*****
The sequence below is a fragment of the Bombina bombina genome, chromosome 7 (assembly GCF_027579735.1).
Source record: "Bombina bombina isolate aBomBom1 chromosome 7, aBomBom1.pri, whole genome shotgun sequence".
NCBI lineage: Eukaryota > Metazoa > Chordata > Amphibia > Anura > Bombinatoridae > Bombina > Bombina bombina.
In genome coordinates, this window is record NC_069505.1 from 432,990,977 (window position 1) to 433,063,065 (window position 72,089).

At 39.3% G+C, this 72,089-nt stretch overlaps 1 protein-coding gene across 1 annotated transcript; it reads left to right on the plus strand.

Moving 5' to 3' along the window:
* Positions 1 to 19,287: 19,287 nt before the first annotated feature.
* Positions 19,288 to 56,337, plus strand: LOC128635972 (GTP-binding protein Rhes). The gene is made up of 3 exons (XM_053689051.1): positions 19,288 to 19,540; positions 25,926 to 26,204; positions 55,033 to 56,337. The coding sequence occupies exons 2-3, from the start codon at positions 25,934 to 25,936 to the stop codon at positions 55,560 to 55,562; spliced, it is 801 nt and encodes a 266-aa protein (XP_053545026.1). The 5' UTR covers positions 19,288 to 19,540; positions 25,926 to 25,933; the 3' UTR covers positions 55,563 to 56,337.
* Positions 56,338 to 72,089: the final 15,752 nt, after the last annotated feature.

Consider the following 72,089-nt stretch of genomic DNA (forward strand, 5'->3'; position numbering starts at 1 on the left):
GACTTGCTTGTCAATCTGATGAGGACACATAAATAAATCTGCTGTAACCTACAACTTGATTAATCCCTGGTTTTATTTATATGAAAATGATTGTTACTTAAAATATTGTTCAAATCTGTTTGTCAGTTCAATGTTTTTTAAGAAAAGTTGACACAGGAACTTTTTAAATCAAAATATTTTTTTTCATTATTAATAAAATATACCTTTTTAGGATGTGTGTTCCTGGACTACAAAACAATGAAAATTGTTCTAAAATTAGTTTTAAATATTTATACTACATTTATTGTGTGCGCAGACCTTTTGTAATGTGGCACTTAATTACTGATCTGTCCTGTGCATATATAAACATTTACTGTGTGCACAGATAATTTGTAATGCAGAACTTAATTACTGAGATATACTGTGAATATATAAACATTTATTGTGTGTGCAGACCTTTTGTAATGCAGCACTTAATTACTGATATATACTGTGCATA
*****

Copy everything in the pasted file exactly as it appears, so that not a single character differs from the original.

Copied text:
The sequence below is a fragment of the Bombina bombina genome, chromosome 7 (assembly GCF_027579735.1).
Source record: "Bombina bombina isolate aBomBom1 chromosome 7, aBomBom1.pri, whole genome shotgun sequence".
NCBI lineage: Eukaryota > Metazoa > Chordata > Amphibia > Anura > Bombinatoridae > Bombina > Bombina bombina.
In genome coordinates, this window is record NC_069505.1 from 432,990,977 (window position 1) to 433,063,065 (window position 72,089).

At 39.3% G+C, this 72,089-nt stretch overlaps 1 protein-coding gene across 1 annotated transcript; it reads left to right on the plus strand.

Moving 5' to 3' along the window:
* Positions 1 to 19,287: 19,287 nt before the first annotated feature.
* Positions 19,288 to 56,337, plus strand: LOC128635972 (GTP-binding protein Rhes). The gene is made up of 3 exons (XM_053689051.1): positions 19,288 to 19,540; positions 25,926 to 26,204; positions 55,033 to 56,337. The coding sequence occupies exons 2-3, from the start codon at positions 25,934 to 25,936 to the stop codon at positions 55,560 to 55,562; spliced, it is 801 nt and encodes a 266-aa protein (XP_053545026.1). The 5' UTR covers positions 19,288 to 19,540; positions 25,926 to 25,933; the 3' UTR covers positions 55,563 to 56,337.
* Positions 56,338 to 72,089: the final 15,752 nt, after the last annotated feature.

Consider the following 72,089-nt stretch of genomic DNA (forward strand, 5'->3'; position numbering starts at 1 on the left):
GACTTGCTTGTCAATCTGATGAGGACACATAAATAAATCTGCTGTAACCTACAACTTGATTAATCCCTGGTTTTATTTATATGAAAATGATTGTTACTTAAAATATTGTTCAAATCTGTTTGTCAGTTCAATGTTTTTTAAGAAAAGTTGACACAGGAACTTTTTAAATCAAAATATTTTTTTTCATTATTAATAAAATATACCTTTTTAGGATGTGTGTTCCTGGACTACAAAACAATGAAAATTGTTCTAAAATTAGTTTTAAATATTTATACTACATTTATTGTGTGCGCAGACCTTTTGTAATGTGGCACTTAATTACTGATCTGTCCTGTGCATATATAAACATTTACTGTGTGCACAGATAATTTGTAATGCAGAACTTAATTACTGAGATATACTGTGAATATATAAACATTTATTGTGTGTGCAGACCTTTTGTAATGCAGCACTTAATTACTGATATATACTGTGCATA